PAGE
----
Carl Sagan Day live stream!

By Phil Plait | November 7, 2009 7:07 am

My friend, the magician Andrew Mayne, is here at Carl Sagan Day, and told me that he will be live streaming the entire event on UStream! I’ve embedded the video viewer below (hopefully it won’t start playing automatically). If you go to the UStream page Andrew set up there’s a chat room where you can talk to fellow astronomy and space enthusiasts too.

Online video chat by Ustream

The event starts at noon Eastern time (17:00 GMT) , so those of you not here in person in Florida can still watch, and even virtually participate in this inaugural festival to celebrate Carl Sagan!


Comments (20)

Links to this Post

  1. Happy Carl Sagan Day! « Plain and Simple Elles | November 7, 2009
  1. I hate to be the bring of bad news. But wasn’t Carl Sagan born on 9 November, 1934?

    Several sources seems to suggest this:

    I assume the event is held today to avoid holding it on a Monday or what?

  2. I’m sure they are aware that his birthday is on the 9th, but Saturdays are far more convenient than Mondays to hold events like this. At least if you actually want people to show up.

    I wish I could be there! I’ll have to check out the streaming video when I get back from my errands.

  3. «bønez_brigade»

    It’s currently playing on Ustream’s front page (though they misspelled “Sagan”), w/ ~800 viewers tuning in.

  4. RAF

    Was that you, Phil, who said “yes” re. Pluto being a Planet?

    Sure sounded like you.

  5. «bønez_brigade»

    It’s down to ~330 viewers since leaving their front page, so that’s probably a more accurate sample of interest. Any estimation of the in-person attendance?

  6. Don M.

    Thanks for providing the link, Phil. I’m glad I can “attend”!

  7. «bønez_brigade»

    Huzzah, Phil speaks!

  8. Woo! Soooo watching live!

  9. A tsunami that scoured Texas and you want to prevent a second one.

  10. Last night on my Geeky Pleasures show the subject was Sagan and things that make us go OMG THAT IS SO FREAKING COOL when we think about the Universe and the cosmos.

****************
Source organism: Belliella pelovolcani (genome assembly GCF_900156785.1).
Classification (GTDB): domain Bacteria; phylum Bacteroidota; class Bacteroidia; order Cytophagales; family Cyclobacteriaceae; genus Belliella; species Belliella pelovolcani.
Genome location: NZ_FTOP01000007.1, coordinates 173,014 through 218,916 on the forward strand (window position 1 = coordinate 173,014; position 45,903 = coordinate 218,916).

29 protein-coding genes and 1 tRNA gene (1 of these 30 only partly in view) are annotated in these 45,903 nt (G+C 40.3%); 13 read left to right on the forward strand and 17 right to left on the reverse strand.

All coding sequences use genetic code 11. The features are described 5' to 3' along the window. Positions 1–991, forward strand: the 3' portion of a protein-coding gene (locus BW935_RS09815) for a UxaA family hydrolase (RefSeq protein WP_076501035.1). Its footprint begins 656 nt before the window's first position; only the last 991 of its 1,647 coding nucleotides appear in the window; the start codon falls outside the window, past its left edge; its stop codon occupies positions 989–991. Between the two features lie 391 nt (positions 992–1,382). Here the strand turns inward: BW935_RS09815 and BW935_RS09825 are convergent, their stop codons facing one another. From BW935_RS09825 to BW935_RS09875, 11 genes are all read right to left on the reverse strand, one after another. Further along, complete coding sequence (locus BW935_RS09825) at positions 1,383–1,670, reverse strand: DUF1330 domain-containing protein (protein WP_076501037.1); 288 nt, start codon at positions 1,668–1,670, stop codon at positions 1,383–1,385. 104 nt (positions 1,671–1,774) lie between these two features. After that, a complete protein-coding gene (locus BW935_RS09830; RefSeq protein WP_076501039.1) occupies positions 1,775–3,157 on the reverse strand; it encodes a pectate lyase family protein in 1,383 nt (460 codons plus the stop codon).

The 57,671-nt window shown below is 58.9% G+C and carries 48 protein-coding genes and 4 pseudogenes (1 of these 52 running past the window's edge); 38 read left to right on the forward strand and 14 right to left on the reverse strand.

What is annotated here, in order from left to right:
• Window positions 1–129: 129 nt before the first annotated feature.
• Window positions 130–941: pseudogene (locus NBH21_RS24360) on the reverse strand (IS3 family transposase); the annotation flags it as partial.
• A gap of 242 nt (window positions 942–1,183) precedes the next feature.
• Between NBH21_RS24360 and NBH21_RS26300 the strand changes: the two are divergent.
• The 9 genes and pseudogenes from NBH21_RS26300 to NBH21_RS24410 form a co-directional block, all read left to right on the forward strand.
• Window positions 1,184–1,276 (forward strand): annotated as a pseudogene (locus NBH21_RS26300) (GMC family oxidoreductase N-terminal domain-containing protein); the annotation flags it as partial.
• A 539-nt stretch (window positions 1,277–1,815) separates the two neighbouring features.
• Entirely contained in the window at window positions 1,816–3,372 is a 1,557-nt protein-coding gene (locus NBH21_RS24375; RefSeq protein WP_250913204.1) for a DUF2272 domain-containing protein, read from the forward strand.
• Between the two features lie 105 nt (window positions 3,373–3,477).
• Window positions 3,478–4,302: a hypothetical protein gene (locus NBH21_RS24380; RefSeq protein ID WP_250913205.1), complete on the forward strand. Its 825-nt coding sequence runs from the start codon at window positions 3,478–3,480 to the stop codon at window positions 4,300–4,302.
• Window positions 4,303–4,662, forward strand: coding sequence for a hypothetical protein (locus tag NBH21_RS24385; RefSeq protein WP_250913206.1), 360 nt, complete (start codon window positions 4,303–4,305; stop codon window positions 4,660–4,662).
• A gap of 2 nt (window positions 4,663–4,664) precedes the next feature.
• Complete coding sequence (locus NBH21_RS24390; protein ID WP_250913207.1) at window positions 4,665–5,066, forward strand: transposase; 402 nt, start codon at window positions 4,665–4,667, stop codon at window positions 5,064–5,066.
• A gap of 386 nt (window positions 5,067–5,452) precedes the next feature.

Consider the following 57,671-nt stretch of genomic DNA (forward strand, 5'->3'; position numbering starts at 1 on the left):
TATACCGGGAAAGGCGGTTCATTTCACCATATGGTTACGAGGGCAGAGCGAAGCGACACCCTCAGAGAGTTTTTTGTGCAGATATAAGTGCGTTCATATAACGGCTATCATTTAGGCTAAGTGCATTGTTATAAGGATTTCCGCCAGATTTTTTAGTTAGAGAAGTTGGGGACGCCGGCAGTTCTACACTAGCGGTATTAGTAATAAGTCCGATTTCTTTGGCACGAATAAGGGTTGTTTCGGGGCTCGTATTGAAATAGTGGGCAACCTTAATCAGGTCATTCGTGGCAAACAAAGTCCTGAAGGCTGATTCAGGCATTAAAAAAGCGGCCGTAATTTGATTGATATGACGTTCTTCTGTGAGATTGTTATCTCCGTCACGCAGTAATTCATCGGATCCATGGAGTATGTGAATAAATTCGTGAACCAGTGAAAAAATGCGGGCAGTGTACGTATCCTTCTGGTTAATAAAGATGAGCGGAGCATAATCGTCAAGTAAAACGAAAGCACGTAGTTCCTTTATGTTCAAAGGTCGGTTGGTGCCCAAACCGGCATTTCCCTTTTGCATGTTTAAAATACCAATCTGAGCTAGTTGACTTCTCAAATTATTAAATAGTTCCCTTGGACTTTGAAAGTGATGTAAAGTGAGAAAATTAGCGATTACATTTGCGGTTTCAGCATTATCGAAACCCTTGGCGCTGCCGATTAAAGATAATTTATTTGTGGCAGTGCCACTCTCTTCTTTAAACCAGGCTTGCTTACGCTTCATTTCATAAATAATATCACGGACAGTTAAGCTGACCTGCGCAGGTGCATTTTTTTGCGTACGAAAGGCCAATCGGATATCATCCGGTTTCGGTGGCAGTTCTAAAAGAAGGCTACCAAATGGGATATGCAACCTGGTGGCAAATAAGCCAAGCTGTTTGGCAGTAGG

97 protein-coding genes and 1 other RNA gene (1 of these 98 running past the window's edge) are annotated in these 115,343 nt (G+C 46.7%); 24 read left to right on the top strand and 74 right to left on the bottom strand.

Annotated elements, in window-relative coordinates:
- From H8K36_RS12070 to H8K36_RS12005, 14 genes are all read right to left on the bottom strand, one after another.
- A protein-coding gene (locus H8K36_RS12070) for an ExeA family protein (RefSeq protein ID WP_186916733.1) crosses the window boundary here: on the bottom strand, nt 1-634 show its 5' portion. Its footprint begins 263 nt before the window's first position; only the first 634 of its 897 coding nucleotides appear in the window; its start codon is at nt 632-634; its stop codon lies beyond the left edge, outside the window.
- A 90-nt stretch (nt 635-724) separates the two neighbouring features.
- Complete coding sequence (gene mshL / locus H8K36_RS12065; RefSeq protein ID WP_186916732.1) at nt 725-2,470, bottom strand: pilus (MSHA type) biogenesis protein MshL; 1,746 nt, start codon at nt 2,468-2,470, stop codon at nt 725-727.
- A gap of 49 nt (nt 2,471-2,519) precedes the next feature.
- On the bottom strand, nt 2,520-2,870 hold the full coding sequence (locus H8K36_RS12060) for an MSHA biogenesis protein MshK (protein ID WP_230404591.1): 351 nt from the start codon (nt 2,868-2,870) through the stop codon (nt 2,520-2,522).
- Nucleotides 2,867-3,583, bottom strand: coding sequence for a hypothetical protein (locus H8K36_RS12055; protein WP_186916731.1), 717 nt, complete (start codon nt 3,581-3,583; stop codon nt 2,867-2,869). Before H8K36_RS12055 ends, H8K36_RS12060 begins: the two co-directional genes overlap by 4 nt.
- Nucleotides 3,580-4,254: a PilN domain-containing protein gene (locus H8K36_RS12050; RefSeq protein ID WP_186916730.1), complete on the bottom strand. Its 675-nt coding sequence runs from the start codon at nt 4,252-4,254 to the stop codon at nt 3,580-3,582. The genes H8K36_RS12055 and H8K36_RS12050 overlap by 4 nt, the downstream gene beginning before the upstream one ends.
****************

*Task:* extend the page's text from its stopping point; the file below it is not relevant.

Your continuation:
Really enjoyed your presentation :)

  11. Arne

    awesome talk! great to see it streamed!

  12. IBY

    Lol at the Knowing comment. I saw it and reviewed it in my blog. Science wise, it is terrible, Armageddon style. Movie wise, it is terrible too. I liked the beggining, it was good at setting up suspense and all, but as the latter part of the movie went on, it became so stupid… My head hurts thinking about it.

  13. RAF

    Nice talk Phil, as always…paying particular attention to the kids questions was a nice touch…getting kids interested in science now will lead to the next generation of scientists.

  14. sylva333

    It’s been great so far! Only James Randi left!

  15. Sorry, was too busy with the Airshow! Thunderbirds are go!

  16. Jessica

    I was one of the lucky few that was able to attend. I loved your presentation, Phil – well, all the speakers were excellent of course. It was a real treat to have so many notable science-lovers in one spot for the little people to come see. And, yes, I will read your book before we burst into flames, oh wait… not flames…

    As far as the in-person attendance, I can say that the little auditorium we were all in was at nearly half-full for most of the presentations, and quite packed for Randi’s at the end. Maybe between 100-200 at any given time inside, but there was lots of stuff going on elsewhere like at the planetarium that may have kept some folks occupied.

  17. JenniferBurdoo

    Just came back from the show. All the presenters were great, and getting to meet Mr. Plait and get a book autographed was a plus!

  18. Chip

    11/07/09 – Enjoyed the streaming video of Phil’s talk on asteroid collisions and clips from Hollywood’s “Deep Impact” – which was crowned later that day by an actual brilliant fireball observed while driving toward San Francisco at about 5:10 PM. It seemed to fall slowly, right down to the horizon. Bright white with pieces coming off and leaving a white smoke trail that hung in the air for at least 5 minutes.

    Many others saw it and some reported it appeared to disappear into the Pacific according to the San Francisco Chronicle that evening.


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